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Trump's ‘China-bashing card’ not feasible

Global Times 2016-08-16

Not surprisingly, China has once again become a key topic in the current US presidential campaign. Issues concerning China-US economic and trade relations, in particular, will be exploited by the Republican and Democratic candidates to express their stance on China and impress voters.

Republican presidential nominee Donald Trump said earlier last week that trade enforcement with China would be the centerpiece of his economic plan, accusing China of breaking trade rules "in every way imaginable."

Democratic presidential nominee Hillary Clinton said Thursday that she would get tough with "China and anyone else who tries to take advantage of American workers and companies." She hinted that she would impose targeted tariffs if China broke trade rules.

After witnessing the US presidential elections over the years, China has more or less gotten used to the way that American politics works, and expects anti-China rhetoric during the campaigns.

The US trade policy toward China is already showing a strong tendency of protectionism. This can be seen in the increasing cases of US anti-dumping and anti-subsidy investigations against Chinese products, an inconsistent stance on China's market economy status as well as US-initiated regional trade organizations designed to discriminate against non-members, including China. Additional new trade protection measures by Washington would be of no surprise to China.

In Trump's case, he seems to be bolder and go further in his rhetoric as he has threatened to impose new tariffs on Chinese products on numerous occasions during his election campaign. Trump believes that higher tariffs on China would boost the US economy and improve the country's international competitiveness. His tough stance sounds serious but this is only one of his negotiating strategies in doing business. He is good at bluffing and forcing his client to make concessions. When a client is not fooled by his bluffing, he will take whatever he can get.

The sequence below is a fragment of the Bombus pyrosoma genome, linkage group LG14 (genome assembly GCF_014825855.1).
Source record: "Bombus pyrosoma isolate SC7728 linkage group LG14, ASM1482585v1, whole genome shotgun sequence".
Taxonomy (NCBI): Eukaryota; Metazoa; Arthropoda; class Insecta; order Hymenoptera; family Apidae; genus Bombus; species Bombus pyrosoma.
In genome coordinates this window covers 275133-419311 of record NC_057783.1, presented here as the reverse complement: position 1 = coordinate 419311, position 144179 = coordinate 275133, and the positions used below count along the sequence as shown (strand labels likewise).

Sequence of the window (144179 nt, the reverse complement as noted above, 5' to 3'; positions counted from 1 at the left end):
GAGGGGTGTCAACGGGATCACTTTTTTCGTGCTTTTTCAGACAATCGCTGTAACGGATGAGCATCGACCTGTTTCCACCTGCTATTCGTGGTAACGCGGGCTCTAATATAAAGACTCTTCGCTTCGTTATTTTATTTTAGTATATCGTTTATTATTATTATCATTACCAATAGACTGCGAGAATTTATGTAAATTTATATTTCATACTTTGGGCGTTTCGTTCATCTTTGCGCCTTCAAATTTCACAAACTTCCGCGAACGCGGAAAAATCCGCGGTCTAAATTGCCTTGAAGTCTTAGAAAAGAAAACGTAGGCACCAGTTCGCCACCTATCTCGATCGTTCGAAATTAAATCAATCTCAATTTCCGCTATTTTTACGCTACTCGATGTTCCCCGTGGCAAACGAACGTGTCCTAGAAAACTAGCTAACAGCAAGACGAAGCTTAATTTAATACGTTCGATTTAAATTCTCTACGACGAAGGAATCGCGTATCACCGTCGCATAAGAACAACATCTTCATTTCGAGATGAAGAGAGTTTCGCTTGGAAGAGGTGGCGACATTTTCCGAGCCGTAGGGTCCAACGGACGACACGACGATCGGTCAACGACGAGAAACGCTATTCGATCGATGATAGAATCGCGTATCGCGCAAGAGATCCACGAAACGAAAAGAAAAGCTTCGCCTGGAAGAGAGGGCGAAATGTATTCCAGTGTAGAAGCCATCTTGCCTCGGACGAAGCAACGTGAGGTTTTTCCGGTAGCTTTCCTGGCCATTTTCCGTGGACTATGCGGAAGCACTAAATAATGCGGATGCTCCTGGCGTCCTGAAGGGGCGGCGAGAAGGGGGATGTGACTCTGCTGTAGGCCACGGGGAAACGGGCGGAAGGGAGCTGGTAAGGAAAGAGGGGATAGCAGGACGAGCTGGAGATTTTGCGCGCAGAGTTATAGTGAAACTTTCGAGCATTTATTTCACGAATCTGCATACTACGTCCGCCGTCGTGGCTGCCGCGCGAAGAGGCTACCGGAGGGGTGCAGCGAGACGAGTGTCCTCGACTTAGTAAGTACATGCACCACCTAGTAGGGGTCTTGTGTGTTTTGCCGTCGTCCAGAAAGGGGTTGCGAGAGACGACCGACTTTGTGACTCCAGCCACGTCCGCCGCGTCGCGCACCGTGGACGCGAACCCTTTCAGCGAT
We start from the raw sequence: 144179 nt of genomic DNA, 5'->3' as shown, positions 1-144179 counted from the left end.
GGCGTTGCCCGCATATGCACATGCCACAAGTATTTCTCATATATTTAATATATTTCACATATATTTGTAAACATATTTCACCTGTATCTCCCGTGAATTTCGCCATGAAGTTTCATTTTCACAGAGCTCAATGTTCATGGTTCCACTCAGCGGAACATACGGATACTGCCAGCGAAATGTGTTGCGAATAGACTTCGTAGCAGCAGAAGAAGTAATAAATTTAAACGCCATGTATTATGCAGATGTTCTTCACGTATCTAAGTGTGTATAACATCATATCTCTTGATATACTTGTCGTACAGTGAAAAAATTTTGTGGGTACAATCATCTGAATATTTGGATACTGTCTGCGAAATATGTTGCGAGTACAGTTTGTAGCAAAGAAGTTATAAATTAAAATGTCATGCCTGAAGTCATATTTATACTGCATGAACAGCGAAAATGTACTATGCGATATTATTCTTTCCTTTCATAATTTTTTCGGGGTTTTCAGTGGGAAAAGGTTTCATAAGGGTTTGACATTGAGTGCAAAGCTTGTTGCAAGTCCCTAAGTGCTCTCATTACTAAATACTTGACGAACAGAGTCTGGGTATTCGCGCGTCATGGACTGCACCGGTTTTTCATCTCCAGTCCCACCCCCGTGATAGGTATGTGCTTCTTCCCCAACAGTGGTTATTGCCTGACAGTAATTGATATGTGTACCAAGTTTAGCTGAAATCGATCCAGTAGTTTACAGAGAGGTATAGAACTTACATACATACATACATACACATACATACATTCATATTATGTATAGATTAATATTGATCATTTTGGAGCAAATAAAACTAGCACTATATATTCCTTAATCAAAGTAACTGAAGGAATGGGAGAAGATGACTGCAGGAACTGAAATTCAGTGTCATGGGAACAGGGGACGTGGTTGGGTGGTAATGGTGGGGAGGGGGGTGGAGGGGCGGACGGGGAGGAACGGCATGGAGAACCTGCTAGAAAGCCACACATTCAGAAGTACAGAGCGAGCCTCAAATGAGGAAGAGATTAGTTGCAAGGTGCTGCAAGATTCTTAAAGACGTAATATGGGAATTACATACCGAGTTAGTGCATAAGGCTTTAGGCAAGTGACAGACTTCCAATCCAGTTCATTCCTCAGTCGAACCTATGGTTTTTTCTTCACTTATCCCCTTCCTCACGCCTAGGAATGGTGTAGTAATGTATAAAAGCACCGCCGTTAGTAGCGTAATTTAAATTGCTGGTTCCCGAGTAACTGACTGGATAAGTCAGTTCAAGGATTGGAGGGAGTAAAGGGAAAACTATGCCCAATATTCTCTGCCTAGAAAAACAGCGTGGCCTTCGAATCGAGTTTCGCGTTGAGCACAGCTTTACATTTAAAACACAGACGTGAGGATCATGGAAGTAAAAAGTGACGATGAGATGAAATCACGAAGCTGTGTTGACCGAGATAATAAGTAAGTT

It would not be feasible for the US to impose additional tariffs on Chinese goods. Even if Trump was elected, the US is not Trump's company and will not be run under a one-man rule. Imposing new tariffs on Chinese products involves complicated legislative procedures, as well as clashes between different interest groups inside the US. Although there are some Americans whose interests are impaired due to trade with China, more people benefit from Chinese trade and would not support Trump's decision. Besides, both the US and China are members of the World Trade Organization (WTO) and any trade disputes that arise should be settled under the WTO framework. If the US unilaterally imposes extra tariffs on China, it would damage the WTO rules and possibly overturn the global multilateral free trade system that countries around the world have worked so hard at establishing.

Moreover, the US cannot afford to bear the high cost of imposing additional tariffs on Chinese products. China has already lamented the existing US trade restrictions and would definitely not accept a move to levy extra taxes on Chinese exports. It is also quite probable that China would hit back if this tax levy option becomes a reality, a move that China has sufficient means to do so given its economic strength. Any meager benefit the US would gain from imposing further tariffs on China would not offset any greater economic consequence that comes with it.

More importantly, levying extra tariffs cannot fundamentally reverse the huge trade deficit the US currently has with China. Americans used to believe that the low exchange rate of the yuan was the culprit behind the US trade deficit with China. But now Americans know that appreciation of the yuan does not change the situation. In the era of globalization, the US trade deficit with China is a reflection of its trade deficit with the rest of the world. If the US is not committed to adjusting its own economic structure, its economic relations with the rest of the world will not change and the trade structure between the US and China will remain the same.

The trade protection stance held by the US presidential candidates indicates a tendency towards economic introversion in American society. In a mediocre era of persistent low growth, American politicians seem more inclined to make a fuss over globalization by targeting American's economic rivals and those who benefit from globalization. China falls into both camps and thus becomes a target. What is worrisome is that if the US does pull back on globalization, it will not only damage its economic and trade relations with China but also pose grave challenges to global investment and trade. The US presidential candidates have laid out their international economic policies, which will only bring tremendous uncertainty to the global economy and become a new source for policy risks. Such tendencies needs to be checked and contained by the international community.

Link: http://www.globaltimes.cn/content/1000457.shtml